Having a business degree, which he was conferred with “many moons ago”, has of late proved useful to Barry Fitzgerald, who with his partner, Claremarie, opened Bastible in Dublin’s new restaurant hotspot, Portobello, in November last year. The couple found the premises they were looking for in six months, but not without difficulty. “Most good sites are snapped up through word of mouth, so unless you are well connected in food industry circles, it can be hugely frustrating.”
Finding the right spot isn't the only obstacle to be overcome: there are financial considerations too. "Key money for leases is back – and huge – and also the cost of fit- outs can be very high," Gavin McDonagh says. Wade Murphy, chef-owner at 1826 Adare, cites the red tape involved in opening a business as a major deterrent, as well as finances. "It's a struggle to save the cash you need to open a business."
Once you’ve got the premises, the lessons come thick and fast. “Plan for success. We thought we could run the business with five staff members; now we have 10 full-time employees and two part-time,” says Barry Fitzgerald.
Luke Matthews, too, underestimated demand for tables at Mews in high season. “We didn’t have any staff really, during our first season, so it was often very exhausting. We were spending 24 hours a day in the same building, with little sleep, but we made it work.”
“The biggest lesson we’ve learned is to put trust in the people we work with. When we opened Etto, we tried to do everything ourselves,” Liz Matthews says. Áine Maguire , chef proprietor at The Idle Wall in Westport, also recommends getting the right staff. “Finding the right people to work with you and share your enthusiasm and passion is the hardest thing. But when you do, it’s a very pleasant thing indeed.”
Having a good team brings obligations too. “You’re responsible for people’s livelihoods. You have a duty to ensure your employees are well looked after in all aspects of their employment,” says Wade Murphy. “I’m very lucky that Elaine [Murphy’s wife] has a lot of experience in matters such as HR, accounting and front of house. I imagine I would struggle if I was on my own.”
On the other hand, the upsides, for those who make it as chef-proprietors, are numerous. “I get to choose what I want to cook, the hours I want to open, the people I want to work with ... what more could a chef want?” says Barry Fitzgerald.
THE POP-UP OPTION
Pop-ups have become the route for young chefs to get a taste of running their own restaurant.
San Pellegrino young chef of the year 2015 Mark Moriarty and Ciaran Sweeney, now head chef at Forest & Marcy in Dublin, set up Culinary Counter in 2014. "I had just finished college and wanted some experience cooking my own dishes for the paying public as well as getting my name out there. I learned that the food and cooking is the easy part: that's what we knew. Everything else was more challenging, from ticket structure to marketing to accounting, as well as making sure the atmosphere was right, and the toilets were clean," Moriarty says.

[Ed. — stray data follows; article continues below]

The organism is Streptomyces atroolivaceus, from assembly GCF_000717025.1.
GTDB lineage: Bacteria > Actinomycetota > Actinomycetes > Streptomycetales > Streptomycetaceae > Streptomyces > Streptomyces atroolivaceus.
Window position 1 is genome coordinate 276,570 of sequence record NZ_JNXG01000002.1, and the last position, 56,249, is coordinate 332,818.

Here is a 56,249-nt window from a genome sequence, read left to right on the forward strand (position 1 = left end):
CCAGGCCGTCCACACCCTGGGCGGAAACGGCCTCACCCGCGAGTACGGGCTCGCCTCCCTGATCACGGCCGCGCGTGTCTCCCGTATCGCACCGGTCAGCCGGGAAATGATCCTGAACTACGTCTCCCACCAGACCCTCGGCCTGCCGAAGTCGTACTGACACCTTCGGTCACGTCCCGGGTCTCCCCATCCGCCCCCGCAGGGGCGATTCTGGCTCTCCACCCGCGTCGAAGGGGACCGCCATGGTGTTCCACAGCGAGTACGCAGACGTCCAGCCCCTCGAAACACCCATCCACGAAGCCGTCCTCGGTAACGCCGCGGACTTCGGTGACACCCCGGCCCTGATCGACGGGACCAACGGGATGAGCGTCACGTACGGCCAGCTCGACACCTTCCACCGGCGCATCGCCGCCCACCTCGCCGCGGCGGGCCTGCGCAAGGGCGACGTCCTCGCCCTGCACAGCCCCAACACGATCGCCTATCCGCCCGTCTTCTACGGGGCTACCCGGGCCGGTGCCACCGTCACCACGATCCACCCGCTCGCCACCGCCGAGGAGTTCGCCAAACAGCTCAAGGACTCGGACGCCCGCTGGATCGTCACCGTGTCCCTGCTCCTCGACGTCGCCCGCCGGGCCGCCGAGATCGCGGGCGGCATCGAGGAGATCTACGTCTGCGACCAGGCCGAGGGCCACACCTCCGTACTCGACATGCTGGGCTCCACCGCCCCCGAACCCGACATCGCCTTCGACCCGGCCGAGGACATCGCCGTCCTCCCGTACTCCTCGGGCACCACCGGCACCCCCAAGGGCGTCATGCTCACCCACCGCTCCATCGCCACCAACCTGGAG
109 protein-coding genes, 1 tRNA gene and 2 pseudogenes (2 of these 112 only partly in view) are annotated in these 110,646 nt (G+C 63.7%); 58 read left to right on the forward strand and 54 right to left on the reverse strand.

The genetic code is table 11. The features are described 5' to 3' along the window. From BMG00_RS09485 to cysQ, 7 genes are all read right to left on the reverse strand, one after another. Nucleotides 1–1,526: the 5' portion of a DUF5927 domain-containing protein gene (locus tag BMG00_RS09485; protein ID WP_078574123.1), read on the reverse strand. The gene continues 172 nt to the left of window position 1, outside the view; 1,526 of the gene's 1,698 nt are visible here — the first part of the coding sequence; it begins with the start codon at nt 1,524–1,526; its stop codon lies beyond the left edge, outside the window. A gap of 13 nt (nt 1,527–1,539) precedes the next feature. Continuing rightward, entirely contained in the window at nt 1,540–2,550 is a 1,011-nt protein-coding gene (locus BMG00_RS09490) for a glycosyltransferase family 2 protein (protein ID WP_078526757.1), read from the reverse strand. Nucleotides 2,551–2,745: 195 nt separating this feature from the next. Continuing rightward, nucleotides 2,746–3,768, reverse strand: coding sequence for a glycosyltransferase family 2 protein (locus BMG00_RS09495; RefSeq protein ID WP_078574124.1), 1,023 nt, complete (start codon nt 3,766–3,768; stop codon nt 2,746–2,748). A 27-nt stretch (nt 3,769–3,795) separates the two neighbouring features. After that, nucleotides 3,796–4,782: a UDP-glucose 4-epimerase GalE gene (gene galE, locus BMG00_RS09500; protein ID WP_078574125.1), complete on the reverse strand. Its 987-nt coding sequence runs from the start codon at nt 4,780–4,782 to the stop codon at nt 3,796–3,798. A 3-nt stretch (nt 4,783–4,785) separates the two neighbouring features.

Sweeney also went the pop-up route, doing a Sunday night residency at Forest & Marcy’s sister restaurant, Forest Avenue, before becoming head chef.
Since winning the young chef title, Moriarty has done pop-ups in association with San Pellegrino in London, Milan, Melbourne, Sydney, Charleston, Singapore, Amalfi, Paris, Switzerland, Moscow, Cape Town and Johannesburg, with Hong Kong next month, and a final three-day pop-up in Dublin in October, before he hands over the title.
Grainne O'Keefe, senior sous chef at Pichet in Dublin, is a partner, with Bobby Lawn, in BiGpopups. They have run one dinner – a seven-course menu in Dublin restaurant Brother Hubbard – and say they're keen to do another, if they can find the right venue.
“The main lesson we learned was that we should pre-sell the tickets. If you get people cancelling last minute, it brings your figures down unexpectedly,” O’Keefe says.
Eric Heilig and Floriane Loup's North East pop-up serves food inspired by Heilig's Pomeranian heritage. Heilig is a chef at Luna in Dublin, and Loup is reservations manager at The Pig's Ear. Heilig says he started doing pop-ups "as a platform to approach ingredients and food in a more personal way. I now know what culinary direction I want to follow when opening my own restaurant."
Opening a restaurant – the voices of experience
Don't risk everything. Only gamble what you can afford to lose (Luke Matthews, Mews)
Make time to eat and sleep, otherwise you won't be able to deal with the challenges that incessantly present themselves in the early days (Liz Matthews, Etto)
Be rigorous in your planning and make sure you understand, clearly, the financial obligations of every decision you make (James Sheridan, Canteen Celbridge)
Find a good accountant to manage the admin side of things; chefs are creative but not always good business people (Gavin McDonagh, Brioche)
Have a good business plan, know what you want to do and stay true to that (Wade Murphy, 1826 Adare)
Try to surround yourself with like minded people; you can't do it all yourself (Barry Fitzgerald, Bastible)
Do a start your own business course – and team up with a manager(Áine Maguire, The Idle Wall)